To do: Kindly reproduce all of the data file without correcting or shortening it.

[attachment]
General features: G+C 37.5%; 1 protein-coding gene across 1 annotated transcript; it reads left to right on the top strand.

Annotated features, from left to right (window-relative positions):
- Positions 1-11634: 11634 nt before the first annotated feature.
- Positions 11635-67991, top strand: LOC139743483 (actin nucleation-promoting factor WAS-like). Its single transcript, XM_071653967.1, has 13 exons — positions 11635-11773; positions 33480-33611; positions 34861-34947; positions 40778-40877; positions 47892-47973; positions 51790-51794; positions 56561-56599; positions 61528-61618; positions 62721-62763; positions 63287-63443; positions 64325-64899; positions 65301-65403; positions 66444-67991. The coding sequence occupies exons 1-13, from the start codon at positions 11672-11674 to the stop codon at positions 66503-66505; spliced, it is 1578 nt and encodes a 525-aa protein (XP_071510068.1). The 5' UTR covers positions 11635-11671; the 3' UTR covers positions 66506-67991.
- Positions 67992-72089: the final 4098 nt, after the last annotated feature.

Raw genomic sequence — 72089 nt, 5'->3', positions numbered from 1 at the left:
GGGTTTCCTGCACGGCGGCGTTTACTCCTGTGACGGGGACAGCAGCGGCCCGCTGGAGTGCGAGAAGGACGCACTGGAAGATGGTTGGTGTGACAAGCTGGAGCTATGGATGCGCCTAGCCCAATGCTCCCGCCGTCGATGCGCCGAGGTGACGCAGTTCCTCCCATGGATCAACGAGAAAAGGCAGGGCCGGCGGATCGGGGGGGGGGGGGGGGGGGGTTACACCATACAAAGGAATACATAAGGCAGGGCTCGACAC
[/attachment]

General features: G+C 37.5%; 1 protein-coding gene across 1 annotated transcript; it reads left to right on the top strand.

Annotated features, from left to right (window-relative positions):
- Positions 1-11634: 11634 nt before the first annotated feature.
- Positions 11635-67991, top strand: LOC139743483 (actin nucleation-promoting factor WAS-like). Its single transcript, XM_071653967.1, has 13 exons — positions 11635-11773; positions 33480-33611; positions 34861-34947; positions 40778-40877; positions 47892-47973; positions 51790-51794; positions 56561-56599; positions 61528-61618; positions 62721-62763; positions 63287-63443; positions 64325-64899; positions 65301-65403; positions 66444-67991. The coding sequence occupies exons 1-13, from the start codon at positions 11672-11674 to the stop codon at positions 66503-66505; spliced, it is 1578 nt and encodes a 525-aa protein (XP_071510068.1). The 5' UTR covers positions 11635-11671; the 3' UTR covers positions 66506-67991.
- Positions 67992-72089: the final 4098 nt, after the last annotated feature.

Raw genomic sequence — 72089 nt, 5'->3', positions numbered from 1 at the left:
GGGTTTCCTGCACGGCGGCGTTTACTCCTGTGACGGGGACAGCAGCGGCCCGCTGGAGTGCGAGAAGGACGCACTGGAAGATGGTTGGTGTGACAAGCTGGAGCTATGGATGCGCCTAGCCCAATGCTCCCGCCGTCGATGCGCCGAGGTGACGCAGTTCCTCCCATGGATCAACGAGAAAAGGCAGGGCCGGCGGATCGGGGGGGGGGGGGGGGGGGGTTACACCATACAAAGGAATACATAAGGCAGGGCTCGACAC